3.2. The Hand Gesture Recognition Component

The Gesture Recognition Component acts as an intermediary between the application layer and users. It comprises the Kinect Interaction Module and the Gesture Recognition Manager Module.

The Kinect Interaction Module is the same as that described for the Custom-Defined Gesture Creator above. The Gesture Recognition Manager Module recognizes users’ gestures and set the gestures the application can recognize. Figure 9 depicts the architecture of the Gesture Recognition Component.

Figure 9: Architecture of the Gesture Recognition Component.

The Gesture Setup Module in the Gesture Recognition Manager sets gestures that can be recognized in the application. Developers can use “Gesture Setup” to change the kinds of gestures depending on the application state. The “Gesture Recognizer DB” registers the models of gestures for recognition in the application. When a developer enters the list of gestures to recognize some gestures using “Gesture Setup,” the HMM of the gestures registered in “Gesture DB” in the Custom-Defined Gesture Creator is registered in “Gesture Recognizer DB.”

With the “Gesture Recognizer DB,” only the HMM of the gesture to be recognized is compared. This approach reduces the frequency of false recognition by the Gesture Recognizer as compared to the comparison containing the HMM, even for gestures not used in the application. In consideration of the features of the “Gesture Recognizer DB,” one-handed and two-handed gestures are saved in different places in the repository. Furthermore, even the repository for the two-handed gesture is divided into two spaces—one for the left hand and the other for the right hand.

Gesture Recognizer classifies the gestures when a user’s gesture is entered and generates the corresponding events. In the HMMs of the gesture registered in the “Gesture Recognizer DB,” the likelihoods are computed using the vector chain extracted by the Kinect Interaction Module.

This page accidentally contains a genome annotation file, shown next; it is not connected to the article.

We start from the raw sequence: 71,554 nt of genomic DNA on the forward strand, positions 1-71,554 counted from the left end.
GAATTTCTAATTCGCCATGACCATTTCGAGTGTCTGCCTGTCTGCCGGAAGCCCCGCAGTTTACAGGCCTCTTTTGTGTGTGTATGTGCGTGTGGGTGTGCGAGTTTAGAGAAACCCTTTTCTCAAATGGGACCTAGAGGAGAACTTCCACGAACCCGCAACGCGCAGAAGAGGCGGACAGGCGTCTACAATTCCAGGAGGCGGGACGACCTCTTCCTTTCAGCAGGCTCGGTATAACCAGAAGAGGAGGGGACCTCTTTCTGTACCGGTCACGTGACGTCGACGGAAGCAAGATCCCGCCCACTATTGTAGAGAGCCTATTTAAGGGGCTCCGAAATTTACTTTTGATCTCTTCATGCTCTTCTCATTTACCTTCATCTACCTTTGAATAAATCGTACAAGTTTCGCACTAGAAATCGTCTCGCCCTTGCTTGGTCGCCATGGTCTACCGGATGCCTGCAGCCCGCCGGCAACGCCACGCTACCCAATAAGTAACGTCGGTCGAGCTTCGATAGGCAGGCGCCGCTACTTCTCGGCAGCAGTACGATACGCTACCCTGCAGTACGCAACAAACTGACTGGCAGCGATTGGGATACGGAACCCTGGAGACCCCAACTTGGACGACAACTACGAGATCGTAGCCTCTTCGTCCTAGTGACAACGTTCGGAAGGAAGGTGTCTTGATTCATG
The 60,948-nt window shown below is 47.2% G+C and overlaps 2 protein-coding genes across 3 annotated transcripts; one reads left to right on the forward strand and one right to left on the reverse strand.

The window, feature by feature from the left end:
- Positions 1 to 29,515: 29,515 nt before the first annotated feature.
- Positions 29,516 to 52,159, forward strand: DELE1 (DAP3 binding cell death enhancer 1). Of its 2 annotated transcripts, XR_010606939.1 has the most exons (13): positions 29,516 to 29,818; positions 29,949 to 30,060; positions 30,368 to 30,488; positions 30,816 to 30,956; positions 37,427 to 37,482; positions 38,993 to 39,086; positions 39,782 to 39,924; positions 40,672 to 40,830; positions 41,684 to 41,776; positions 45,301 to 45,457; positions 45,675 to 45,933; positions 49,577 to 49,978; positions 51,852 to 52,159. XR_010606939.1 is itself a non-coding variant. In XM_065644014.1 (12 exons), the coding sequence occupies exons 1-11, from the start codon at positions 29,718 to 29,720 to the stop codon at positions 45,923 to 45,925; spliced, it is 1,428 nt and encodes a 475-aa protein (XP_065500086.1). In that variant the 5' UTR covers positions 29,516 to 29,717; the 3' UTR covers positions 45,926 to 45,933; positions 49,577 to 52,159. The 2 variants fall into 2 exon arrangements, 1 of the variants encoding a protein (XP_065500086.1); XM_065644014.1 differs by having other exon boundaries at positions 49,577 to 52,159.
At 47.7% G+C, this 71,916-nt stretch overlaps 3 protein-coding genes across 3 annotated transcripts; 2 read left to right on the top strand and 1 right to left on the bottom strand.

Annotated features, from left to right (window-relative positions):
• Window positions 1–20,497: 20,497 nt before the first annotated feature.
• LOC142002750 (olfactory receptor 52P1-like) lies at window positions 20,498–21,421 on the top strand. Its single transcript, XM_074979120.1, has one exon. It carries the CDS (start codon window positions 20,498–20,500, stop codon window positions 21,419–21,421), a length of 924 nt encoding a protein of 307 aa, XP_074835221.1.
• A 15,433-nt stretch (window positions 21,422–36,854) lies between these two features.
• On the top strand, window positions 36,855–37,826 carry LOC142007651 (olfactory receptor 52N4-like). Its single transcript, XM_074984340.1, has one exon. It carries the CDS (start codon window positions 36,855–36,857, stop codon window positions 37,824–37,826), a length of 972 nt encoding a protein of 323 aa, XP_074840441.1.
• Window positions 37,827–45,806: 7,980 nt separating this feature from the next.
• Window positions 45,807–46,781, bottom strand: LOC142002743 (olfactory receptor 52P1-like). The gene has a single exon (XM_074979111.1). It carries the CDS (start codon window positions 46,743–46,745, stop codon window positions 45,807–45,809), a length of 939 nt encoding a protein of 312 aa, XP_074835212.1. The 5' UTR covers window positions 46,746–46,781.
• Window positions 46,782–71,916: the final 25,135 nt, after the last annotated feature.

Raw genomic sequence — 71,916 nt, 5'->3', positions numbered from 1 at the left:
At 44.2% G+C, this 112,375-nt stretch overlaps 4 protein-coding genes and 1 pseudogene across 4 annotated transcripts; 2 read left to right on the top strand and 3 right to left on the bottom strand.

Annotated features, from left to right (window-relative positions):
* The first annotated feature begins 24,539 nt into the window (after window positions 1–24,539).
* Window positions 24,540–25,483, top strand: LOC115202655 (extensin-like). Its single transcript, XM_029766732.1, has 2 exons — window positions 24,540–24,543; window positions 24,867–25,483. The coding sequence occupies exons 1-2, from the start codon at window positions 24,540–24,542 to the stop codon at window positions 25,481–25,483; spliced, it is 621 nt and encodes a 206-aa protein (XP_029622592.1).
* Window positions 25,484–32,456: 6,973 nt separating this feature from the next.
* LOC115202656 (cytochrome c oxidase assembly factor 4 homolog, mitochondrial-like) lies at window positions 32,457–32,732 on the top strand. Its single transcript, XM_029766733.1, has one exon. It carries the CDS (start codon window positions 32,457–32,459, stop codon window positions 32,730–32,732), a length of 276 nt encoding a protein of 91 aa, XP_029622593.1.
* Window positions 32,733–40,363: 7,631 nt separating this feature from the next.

Each model evaluates the probability with which a vector chain code identified from a user’s gesture is entered. The gesture model with the highest such probability is classified as the gesture of the identified vector chain code. This is given by the expressionwhere is the vector chain of a hand motion, is the HMM of the gesture learned, is an estimation gesture index, and is calculated using the Forward algorithm [12].

When the left and right hand IDs entered when defining two-handed gestures in the Custom-Defined Gesture Creator match, the relevant two-handed gesture is recognized.

When left and right hand IDs do not match, input gesture is rejected.

Subsequently, the event function containing the result of gesture recognition is called. Developers develop applications using the results of gesture recognition by registering the callback function to the event.

4. Experiment and Analysis

This section introduces “Smart Interior,” a NUI-based application developed using the gesture SDK proposed in this paper. Further, the performance of the gesture SDK in the “Smart Interior” application is evaluated. This SDK is developed using C# language.

4.1. Smart Interior

Smart Interior is used to decorate a virtual house by arranging furniture or accessories or changing floor materials, ceiling, or wallpaper. Further, users can enter and look around the house in a first person point of view. Additional gestures were generated using the Custom-Defined Gesture Creator, the SDK tool, for the gestures required in “Smart Interior.” Figure 10 shows the gestures used in “Smart Interior,” while Figure 11 illustrates the steps used to add the gestures using the Custom-Defined Gesture Creator.

Figure 10: Types of gestures used in “Smart Interior.”
Figure 11: Custom-Defined Gesture Creator.

The application classifies the purpose of gestures using the status of the left and right hands and whether a hand is open or closed, when recognizing one-handed gestures. The gesture made with the left hand closed is the System Gesture, which controls system components such as Confirm, Cancel, Undo, Redo, Save, and View Mode. The gesture made with the right hand closed is the Menu Control Gesture to control the list of items on the interior menu. Two-handed gestures are used to control the camera view and edit the interior items. It executes scale and rotate for items and sets the camera view to TopView or QuarterView.